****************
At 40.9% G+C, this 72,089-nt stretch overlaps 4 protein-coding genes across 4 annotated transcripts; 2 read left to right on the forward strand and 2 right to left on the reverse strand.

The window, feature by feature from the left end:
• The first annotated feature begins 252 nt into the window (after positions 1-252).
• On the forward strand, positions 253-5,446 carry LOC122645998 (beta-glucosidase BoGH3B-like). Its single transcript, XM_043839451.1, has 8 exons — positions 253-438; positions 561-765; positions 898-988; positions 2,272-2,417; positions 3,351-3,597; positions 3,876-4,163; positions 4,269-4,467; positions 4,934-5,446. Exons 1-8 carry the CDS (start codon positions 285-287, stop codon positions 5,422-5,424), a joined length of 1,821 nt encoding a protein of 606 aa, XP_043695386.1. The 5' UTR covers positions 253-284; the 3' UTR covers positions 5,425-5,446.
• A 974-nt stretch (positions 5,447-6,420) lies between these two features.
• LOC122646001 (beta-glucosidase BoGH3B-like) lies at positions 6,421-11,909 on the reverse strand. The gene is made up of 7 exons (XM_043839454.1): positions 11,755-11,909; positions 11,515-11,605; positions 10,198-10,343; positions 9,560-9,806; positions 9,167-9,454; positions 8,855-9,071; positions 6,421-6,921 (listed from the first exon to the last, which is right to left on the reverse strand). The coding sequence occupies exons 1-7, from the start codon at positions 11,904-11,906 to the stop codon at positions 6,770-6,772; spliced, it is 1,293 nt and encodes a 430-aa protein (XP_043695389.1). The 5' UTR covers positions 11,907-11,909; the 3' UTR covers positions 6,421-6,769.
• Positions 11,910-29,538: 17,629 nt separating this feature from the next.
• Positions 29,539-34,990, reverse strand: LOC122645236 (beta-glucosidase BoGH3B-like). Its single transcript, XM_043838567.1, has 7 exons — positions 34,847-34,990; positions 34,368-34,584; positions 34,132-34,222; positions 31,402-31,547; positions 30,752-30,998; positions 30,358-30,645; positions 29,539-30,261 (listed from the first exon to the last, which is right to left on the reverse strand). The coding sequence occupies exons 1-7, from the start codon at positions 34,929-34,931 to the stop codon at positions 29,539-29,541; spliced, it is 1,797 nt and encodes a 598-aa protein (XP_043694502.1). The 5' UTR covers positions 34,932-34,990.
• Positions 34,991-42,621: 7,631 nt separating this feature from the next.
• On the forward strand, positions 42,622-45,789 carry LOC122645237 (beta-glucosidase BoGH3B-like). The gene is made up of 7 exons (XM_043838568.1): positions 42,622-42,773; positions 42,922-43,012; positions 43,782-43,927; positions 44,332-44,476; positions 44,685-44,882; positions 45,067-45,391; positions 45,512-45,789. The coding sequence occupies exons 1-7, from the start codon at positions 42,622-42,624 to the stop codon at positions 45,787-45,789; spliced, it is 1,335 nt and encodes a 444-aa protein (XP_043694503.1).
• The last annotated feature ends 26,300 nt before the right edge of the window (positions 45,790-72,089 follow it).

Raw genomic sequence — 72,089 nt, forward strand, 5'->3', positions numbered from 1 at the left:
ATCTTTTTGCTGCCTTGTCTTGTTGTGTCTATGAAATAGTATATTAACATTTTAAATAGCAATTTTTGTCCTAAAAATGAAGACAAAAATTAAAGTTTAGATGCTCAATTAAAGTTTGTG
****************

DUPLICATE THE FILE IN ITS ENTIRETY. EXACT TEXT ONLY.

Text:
At 40.9% G+C, this 72,089-nt stretch overlaps 4 protein-coding genes across 4 annotated transcripts; 2 read left to right on the forward strand and 2 right to left on the reverse strand.

The window, feature by feature from the left end:
• The first annotated feature begins 252 nt into the window (after positions 1-252).
• On the forward strand, positions 253-5,446 carry LOC122645998 (beta-glucosidase BoGH3B-like). Its single transcript, XM_043839451.1, has 8 exons — positions 253-438; positions 561-765; positions 898-988; positions 2,272-2,417; positions 3,351-3,597; positions 3,876-4,163; positions 4,269-4,467; positions 4,934-5,446. Exons 1-8 carry the CDS (start codon positions 285-287, stop codon positions 5,422-5,424), a joined length of 1,821 nt encoding a protein of 606 aa, XP_043695386.1. The 5' UTR covers positions 253-284; the 3' UTR covers positions 5,425-5,446.
• A 974-nt stretch (positions 5,447-6,420) lies between these two features.
• LOC122646001 (beta-glucosidase BoGH3B-like) lies at positions 6,421-11,909 on the reverse strand. The gene is made up of 7 exons (XM_043839454.1): positions 11,755-11,909; positions 11,515-11,605; positions 10,198-10,343; positions 9,560-9,806; positions 9,167-9,454; positions 8,855-9,071; positions 6,421-6,921 (listed from the first exon to the last, which is right to left on the reverse strand). The coding sequence occupies exons 1-7, from the start codon at positions 11,904-11,906 to the stop codon at positions 6,770-6,772; spliced, it is 1,293 nt and encodes a 430-aa protein (XP_043695389.1). The 5' UTR covers positions 11,907-11,909; the 3' UTR covers positions 6,421-6,769.
• Positions 11,910-29,538: 17,629 nt separating this feature from the next.
• Positions 29,539-34,990, reverse strand: LOC122645236 (beta-glucosidase BoGH3B-like). Its single transcript, XM_043838567.1, has 7 exons — positions 34,847-34,990; positions 34,368-34,584; positions 34,132-34,222; positions 31,402-31,547; positions 30,752-30,998; positions 30,358-30,645; positions 29,539-30,261 (listed from the first exon to the last, which is right to left on the reverse strand). The coding sequence occupies exons 1-7, from the start codon at positions 34,929-34,931 to the stop codon at positions 29,539-29,541; spliced, it is 1,797 nt and encodes a 598-aa protein (XP_043694502.1). The 5' UTR covers positions 34,932-34,990.
• Positions 34,991-42,621: 7,631 nt separating this feature from the next.
• On the forward strand, positions 42,622-45,789 carry LOC122645237 (beta-glucosidase BoGH3B-like). The gene is made up of 7 exons (XM_043838568.1): positions 42,622-42,773; positions 42,922-43,012; positions 43,782-43,927; positions 44,332-44,476; positions 44,685-44,882; positions 45,067-45,391; positions 45,512-45,789. The coding sequence occupies exons 1-7, from the start codon at positions 42,622-42,624 to the stop codon at positions 45,787-45,789; spliced, it is 1,335 nt and encodes a 444-aa protein (XP_043694503.1).
• The last annotated feature ends 26,300 nt before the right edge of the window (positions 45,790-72,089 follow it).

Raw genomic sequence — 72,089 nt, forward strand, 5'->3', positions numbered from 1 at the left:
ATCTTTTTGCTGCCTTGTCTTGTTGTGTCTATGAAATAGTATATTAACATTTTAAATAGCAATTTTTGTCCTAAAAATGAAGACAAAAATTAAAGTTTAGATGCTCAATTAAAGTTTGTG